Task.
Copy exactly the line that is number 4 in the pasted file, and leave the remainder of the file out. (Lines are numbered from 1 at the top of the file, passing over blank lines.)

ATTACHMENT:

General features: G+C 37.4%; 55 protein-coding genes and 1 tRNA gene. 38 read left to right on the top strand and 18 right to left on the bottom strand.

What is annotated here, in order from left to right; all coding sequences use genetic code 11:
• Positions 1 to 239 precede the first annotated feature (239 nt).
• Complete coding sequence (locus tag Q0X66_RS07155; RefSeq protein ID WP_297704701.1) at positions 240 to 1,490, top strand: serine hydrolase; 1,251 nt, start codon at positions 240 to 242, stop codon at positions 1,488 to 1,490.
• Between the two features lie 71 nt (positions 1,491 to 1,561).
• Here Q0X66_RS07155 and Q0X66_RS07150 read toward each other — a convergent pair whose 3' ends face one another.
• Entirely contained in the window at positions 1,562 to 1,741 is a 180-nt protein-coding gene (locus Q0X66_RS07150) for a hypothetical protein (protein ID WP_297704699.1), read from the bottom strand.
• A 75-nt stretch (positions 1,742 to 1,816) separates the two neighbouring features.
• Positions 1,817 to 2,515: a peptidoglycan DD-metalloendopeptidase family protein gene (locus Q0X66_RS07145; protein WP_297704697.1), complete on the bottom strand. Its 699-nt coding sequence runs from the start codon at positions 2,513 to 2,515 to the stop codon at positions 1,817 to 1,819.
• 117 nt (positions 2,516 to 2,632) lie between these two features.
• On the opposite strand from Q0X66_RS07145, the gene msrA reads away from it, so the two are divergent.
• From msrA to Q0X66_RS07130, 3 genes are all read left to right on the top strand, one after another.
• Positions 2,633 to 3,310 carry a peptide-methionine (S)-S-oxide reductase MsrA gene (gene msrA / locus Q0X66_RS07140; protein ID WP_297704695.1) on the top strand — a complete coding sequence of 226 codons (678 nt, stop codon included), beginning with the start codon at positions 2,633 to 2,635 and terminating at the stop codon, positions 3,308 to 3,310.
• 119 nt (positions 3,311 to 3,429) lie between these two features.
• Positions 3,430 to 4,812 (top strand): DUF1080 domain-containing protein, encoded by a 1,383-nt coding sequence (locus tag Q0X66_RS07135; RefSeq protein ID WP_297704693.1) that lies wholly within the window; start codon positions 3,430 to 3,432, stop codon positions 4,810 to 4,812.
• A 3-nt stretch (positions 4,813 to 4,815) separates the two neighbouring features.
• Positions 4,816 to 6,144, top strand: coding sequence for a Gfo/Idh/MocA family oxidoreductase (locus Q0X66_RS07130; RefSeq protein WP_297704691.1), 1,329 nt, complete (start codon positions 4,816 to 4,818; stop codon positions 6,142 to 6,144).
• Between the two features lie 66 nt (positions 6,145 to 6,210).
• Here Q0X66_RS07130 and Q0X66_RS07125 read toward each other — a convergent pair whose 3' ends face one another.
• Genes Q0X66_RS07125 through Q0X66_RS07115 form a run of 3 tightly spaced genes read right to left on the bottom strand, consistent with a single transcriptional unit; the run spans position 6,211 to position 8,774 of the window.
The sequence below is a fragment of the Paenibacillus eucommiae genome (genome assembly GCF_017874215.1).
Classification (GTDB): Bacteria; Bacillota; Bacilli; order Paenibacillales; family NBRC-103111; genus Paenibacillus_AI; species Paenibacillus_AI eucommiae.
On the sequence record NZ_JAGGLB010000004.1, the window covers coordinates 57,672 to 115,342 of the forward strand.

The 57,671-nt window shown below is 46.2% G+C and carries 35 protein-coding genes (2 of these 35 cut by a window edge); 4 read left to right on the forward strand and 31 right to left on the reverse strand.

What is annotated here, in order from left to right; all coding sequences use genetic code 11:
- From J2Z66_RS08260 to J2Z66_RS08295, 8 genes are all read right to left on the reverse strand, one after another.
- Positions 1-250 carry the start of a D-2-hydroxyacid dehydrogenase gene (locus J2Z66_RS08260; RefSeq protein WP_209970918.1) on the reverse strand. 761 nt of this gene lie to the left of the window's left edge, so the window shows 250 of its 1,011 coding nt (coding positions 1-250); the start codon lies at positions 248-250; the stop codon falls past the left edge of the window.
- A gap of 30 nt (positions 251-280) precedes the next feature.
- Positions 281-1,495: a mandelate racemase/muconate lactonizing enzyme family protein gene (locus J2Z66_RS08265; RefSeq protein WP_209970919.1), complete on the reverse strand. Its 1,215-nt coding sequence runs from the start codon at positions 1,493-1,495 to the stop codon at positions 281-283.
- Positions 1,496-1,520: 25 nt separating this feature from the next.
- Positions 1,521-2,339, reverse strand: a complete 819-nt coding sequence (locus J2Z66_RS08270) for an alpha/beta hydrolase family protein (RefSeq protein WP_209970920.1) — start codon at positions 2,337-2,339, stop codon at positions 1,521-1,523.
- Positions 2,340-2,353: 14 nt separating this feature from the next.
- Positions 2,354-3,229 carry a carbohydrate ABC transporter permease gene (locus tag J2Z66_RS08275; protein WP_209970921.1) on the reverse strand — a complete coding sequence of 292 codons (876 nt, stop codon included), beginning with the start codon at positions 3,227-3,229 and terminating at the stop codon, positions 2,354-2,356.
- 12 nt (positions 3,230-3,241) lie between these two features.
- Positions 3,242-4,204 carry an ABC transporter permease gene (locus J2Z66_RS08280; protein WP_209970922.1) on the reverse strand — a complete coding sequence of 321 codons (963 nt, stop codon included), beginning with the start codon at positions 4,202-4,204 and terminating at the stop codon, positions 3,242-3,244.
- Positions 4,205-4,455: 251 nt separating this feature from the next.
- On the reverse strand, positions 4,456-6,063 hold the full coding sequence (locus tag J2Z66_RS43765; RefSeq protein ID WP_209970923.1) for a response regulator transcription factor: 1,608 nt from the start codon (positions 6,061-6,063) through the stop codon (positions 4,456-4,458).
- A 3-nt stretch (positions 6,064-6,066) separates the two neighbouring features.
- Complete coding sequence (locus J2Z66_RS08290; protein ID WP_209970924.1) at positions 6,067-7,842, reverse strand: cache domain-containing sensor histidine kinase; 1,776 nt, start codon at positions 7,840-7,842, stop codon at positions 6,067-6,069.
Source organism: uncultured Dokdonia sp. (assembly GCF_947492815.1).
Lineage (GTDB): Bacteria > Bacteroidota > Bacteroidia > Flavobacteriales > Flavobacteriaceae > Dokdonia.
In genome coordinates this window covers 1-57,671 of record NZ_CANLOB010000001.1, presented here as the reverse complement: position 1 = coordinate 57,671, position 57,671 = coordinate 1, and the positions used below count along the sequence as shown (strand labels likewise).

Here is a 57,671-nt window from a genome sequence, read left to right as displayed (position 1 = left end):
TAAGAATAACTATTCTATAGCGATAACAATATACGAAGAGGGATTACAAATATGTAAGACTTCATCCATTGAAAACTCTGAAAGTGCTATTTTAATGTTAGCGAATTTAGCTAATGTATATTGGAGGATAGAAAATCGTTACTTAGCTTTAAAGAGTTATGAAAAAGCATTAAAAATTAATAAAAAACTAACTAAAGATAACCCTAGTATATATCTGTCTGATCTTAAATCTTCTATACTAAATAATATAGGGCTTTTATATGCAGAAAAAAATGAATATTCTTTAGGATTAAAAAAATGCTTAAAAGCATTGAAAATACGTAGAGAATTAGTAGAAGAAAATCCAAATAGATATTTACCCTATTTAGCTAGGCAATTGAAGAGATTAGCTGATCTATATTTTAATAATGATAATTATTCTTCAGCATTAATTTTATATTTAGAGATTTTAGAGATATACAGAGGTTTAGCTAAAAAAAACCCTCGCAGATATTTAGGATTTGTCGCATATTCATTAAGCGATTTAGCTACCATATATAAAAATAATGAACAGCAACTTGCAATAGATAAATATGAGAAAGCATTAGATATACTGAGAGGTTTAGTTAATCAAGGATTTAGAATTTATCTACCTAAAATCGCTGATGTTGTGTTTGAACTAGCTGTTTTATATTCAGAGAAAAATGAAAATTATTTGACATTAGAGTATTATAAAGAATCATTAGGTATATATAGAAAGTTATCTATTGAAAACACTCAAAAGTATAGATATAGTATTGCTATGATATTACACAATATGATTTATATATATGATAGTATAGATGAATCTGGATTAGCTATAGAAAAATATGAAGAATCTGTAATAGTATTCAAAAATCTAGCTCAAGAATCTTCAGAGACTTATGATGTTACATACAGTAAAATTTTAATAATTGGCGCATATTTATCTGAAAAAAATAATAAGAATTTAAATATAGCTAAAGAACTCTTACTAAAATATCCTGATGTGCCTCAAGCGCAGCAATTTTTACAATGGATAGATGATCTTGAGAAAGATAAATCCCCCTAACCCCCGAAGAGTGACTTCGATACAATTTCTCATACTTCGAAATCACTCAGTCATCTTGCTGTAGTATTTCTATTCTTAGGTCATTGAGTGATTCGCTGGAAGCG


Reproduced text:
• Complete coding sequence (locus tag Q0X66_RS07155; RefSeq protein ID WP_297704701.1) at positions 240 to 1,490, top strand: serine hydrolase; 1,251 nt, start codon at positions 240 to 242, stop codon at positions 1,488 to 1,490.